Lay the Favorite: Bruce Willis in a Lightweight Gambling Tale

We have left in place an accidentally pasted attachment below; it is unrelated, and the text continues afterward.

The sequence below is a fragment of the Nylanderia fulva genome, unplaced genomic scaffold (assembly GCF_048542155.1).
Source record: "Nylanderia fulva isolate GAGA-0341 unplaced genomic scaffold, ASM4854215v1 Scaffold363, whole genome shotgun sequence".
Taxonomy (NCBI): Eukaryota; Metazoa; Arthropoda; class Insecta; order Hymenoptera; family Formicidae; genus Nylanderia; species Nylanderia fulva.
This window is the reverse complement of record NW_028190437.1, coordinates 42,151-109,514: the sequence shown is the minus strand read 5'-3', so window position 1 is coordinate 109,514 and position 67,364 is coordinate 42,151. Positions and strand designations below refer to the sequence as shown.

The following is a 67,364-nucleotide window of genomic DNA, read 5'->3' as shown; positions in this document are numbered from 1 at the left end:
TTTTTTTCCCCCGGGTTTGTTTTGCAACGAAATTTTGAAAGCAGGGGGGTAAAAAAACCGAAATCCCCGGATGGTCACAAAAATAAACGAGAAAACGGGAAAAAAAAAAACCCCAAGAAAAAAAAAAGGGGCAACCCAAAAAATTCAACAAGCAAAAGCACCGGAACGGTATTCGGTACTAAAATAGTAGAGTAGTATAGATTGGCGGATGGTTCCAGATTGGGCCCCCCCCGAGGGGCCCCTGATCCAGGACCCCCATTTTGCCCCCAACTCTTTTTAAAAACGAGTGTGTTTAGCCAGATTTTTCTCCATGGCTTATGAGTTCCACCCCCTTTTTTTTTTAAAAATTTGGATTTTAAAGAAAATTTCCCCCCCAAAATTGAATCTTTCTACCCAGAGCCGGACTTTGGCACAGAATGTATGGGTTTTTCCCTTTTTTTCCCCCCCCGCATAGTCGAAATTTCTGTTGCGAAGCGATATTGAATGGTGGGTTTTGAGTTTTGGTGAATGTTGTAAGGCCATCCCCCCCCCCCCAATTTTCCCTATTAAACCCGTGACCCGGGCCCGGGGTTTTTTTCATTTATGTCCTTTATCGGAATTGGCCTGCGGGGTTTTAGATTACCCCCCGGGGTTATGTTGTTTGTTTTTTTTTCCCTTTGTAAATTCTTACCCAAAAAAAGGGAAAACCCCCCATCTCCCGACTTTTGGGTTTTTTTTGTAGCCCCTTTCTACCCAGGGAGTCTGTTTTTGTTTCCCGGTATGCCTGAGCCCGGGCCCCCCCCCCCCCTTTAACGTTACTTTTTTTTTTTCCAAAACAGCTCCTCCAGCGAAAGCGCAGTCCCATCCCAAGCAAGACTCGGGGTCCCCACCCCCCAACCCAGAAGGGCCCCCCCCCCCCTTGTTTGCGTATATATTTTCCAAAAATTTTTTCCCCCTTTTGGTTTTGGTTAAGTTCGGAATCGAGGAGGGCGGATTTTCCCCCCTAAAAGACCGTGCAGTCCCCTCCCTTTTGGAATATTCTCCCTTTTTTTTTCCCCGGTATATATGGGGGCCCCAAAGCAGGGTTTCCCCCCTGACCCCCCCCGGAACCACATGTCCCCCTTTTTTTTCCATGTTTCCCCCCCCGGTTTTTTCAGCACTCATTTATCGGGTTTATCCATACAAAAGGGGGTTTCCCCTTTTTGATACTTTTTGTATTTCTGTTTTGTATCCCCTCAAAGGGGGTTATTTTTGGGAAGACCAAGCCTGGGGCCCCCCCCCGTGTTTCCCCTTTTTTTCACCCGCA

A wan comedy about gambling that takes no risks, Stephen Frears’ Lay the Favorite has none of the stinging sordidness of his 1990 The Grifters. That nimble adaptation of Jim Thompson’s novel about chiselers and con artists endures as the prolific Frears’ only good film, besides 2006’s The Queen, of the past 22 years. Lay the Favorite, based on Beth Raymer’s 2010 memoir of that name, screeches and scrambles from scene to scene with manic sitcom energy, much like the cherished pet hamster of one of its characters. The film opens with a montage of Beth (Rebecca Hall), first seen upside down, entertaining various gentlemen in their Tallahassee homes as a private stripper. When one pulls out a gun during her routine to “Unskinny Bop,” she decides it’s time for a less-risky career, and drives with her dog to Las Vegas, where she finds work with Dink (Bruce Willis), overseer of a sports-betting franchise. Quick with numbers, she also brings Dink a run of good luck, arousing the jealousy of his wife, Tulip (Catherine Zeta-Jones, drastically slimmed down). She relocates to New York, where she falls in with Troy “Rosie” Roseland (Vince Vaughn), a former associate of Dink’s, eventually following him to Curaçao, which is played by a pond and a converted storage facility somewhere in Louisiana. Hall’s performance is the only truly daring element of Frears’ generic picaresque: strenuously physical and sexualized, constantly teetering on the verge of being just too much. But the curious mixture of discomfort and arousal Hall’s character incites isn’t enough to lift the film—or Beth—from its perfunctory wheel-spinning.